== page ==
Pro Tip: Tickets purchased online are valid for 12 months, so you can purchase them in advance and wait for a clear day to make sure you get the most out of the experience.
For something similar, yet more formal and much more expensive, there is also a restaurant and bar above the Eureka Skydeck called Eureka 89 which you can also check out.
Flinders Street Station/Federation Square
Ok, so technically these are two separate attractions, but they are literally side by side and I find the contrast between the old and new of Melbourne part of the fascination of the city.
The heritage-listed Flinders Street Station is easily one of the cities most recognisable landmarks in Melbourne and Australia’s oldest train station. Also one of the busiest in with nearly 110,000 commuters passing through it each day.
Flinders Street Station as we see it today was built in 1910, but the site has been used as a train station dating back to 1854.
Obviously, the building’s facade is the key attraction and truly impressive then it’s lit up at night, but inside the station has plenty of history as well. Although a lot of those aspects of Flinders Street Sation, including the famous ballroom, have been closed off to the public for many years.
That said, it still operates and a train station however, you can join the thousands of people who use it every day to see the inside of the building. You’ll just need a PTV Myki card.
By contrast, the modern Federation Square was completed in 2002, as a venue for arts, culture and public events.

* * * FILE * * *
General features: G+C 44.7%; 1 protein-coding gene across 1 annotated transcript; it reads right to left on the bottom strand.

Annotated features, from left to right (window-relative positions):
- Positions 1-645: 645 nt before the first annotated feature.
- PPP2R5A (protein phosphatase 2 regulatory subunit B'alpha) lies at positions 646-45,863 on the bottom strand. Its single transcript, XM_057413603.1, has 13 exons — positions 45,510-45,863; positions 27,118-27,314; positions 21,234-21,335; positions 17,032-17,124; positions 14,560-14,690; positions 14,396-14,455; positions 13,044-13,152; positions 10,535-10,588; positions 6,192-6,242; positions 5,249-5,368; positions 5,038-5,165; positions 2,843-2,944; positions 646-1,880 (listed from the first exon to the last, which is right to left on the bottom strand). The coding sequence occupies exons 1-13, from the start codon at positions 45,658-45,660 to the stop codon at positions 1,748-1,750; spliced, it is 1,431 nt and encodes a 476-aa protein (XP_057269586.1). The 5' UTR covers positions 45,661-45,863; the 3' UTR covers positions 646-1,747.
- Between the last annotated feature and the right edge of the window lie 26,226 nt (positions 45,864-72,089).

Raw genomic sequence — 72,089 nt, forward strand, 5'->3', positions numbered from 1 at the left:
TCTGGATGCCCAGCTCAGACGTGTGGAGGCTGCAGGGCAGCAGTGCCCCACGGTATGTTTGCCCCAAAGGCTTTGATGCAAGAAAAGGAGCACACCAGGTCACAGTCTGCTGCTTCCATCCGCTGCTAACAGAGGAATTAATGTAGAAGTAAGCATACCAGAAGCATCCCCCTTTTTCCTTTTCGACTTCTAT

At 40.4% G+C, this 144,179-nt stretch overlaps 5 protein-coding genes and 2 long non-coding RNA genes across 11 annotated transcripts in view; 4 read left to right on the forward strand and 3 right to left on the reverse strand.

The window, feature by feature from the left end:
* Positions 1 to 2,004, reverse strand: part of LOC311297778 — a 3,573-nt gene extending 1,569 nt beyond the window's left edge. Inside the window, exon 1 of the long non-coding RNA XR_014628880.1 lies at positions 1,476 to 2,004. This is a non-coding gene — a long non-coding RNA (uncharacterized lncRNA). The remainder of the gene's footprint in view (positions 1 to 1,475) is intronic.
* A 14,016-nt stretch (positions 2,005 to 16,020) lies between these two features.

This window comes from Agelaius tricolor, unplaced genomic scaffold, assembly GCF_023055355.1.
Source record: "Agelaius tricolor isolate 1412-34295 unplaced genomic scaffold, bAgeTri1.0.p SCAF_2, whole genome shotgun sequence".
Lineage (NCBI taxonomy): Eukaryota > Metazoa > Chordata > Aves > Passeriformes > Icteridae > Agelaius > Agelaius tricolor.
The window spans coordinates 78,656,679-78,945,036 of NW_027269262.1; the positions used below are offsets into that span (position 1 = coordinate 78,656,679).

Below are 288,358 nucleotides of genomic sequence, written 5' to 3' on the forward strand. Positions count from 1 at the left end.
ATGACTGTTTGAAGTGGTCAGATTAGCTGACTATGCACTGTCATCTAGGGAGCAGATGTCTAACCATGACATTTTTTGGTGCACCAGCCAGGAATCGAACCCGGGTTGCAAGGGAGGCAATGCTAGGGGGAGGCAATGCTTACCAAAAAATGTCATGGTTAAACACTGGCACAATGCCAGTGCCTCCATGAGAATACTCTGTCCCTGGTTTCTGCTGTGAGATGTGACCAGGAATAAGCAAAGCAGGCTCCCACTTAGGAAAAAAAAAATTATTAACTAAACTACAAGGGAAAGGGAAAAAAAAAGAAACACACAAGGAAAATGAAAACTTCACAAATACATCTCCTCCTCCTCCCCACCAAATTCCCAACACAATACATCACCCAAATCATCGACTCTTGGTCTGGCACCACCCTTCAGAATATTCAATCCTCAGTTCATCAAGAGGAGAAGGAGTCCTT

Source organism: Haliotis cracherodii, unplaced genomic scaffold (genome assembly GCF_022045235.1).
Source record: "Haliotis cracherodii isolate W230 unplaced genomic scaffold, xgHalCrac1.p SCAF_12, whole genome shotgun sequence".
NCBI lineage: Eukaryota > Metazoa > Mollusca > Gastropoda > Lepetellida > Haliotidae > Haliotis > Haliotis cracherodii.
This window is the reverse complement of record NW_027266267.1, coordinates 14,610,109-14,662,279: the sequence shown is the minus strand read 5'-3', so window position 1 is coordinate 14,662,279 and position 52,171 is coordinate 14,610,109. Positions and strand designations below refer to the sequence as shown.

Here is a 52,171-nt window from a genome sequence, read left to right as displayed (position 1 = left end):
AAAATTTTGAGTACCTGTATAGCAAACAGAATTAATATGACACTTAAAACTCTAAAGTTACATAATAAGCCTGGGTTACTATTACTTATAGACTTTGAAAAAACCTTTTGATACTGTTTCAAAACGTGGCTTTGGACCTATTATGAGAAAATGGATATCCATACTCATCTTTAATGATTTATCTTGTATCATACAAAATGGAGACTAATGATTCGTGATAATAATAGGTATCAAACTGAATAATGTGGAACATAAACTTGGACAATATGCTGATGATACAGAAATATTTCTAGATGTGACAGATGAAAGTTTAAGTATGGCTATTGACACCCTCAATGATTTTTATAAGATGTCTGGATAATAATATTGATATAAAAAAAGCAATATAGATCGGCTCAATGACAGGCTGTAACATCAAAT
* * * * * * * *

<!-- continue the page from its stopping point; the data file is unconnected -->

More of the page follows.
As a public space, there is always something going on in Federation Square. An event or an art installation or something making it worthwhile just wandering past any time you happen to be in Melbourne.
And while the architecture of the site has received much criticism Federation Square also houses number key Melbourne attractions including the aforementioned NGV Australia Gallery as well as the Australian Centre for the Moving Image (ACMI) and the Koorie Heritage Trust.
Depending on what part of art and culture takes your fancy, Federation Square is a good place to explore more of what Melbourne has to offer.
Drive The Great Ocean Road
Ok, so technically not in Melbourne, and you are most certainly going to need to rent/borrow a car to make the most of it. The Great Ocean Road is one of the iconic Australian drives and at least some of it can be done as a day trip out of the city.
I’ve touched on everything that the Great Ocean Road has to offer in my driving Adelaide to Melbourne guide, but you can do an abridged highlights version by taking the M1 Motorway/Princes Highway out of the city until the C163 route (Timboon-Colac Road) exit.
From there its just a matter of following the signs to the Great Ocean Road/ Twelve Apostles to get you started. You will miss some of what the full route has to offer, but you can always come back at a later and do the full trip over a couple of days.
I would highly recommend leaving early to beat the crowds and the traffic (particularly the tourist busses) all trying to do the same thing.
From the Twelve Apostles, continue north/west along the Great Ocean Road towards Warrnambool to take in as much of the route as you can before linking back up with the Princes Highway for the return trip back to Melbourne.
It works out to be about six and a half hours of driving (roughly 550kms) but you can’t go past these remarkable limestone structures if you have the time.
My personal suggestions include stopping in at Loch Ard Gorge, London Bridge, The Arch and The Bay of Islands to get in as much as you can into the day.
If you’d like to get some more information to help in planning your trip to and around Australia… I’ve got a whole series of blog posts with all sorts of tips and advice to you.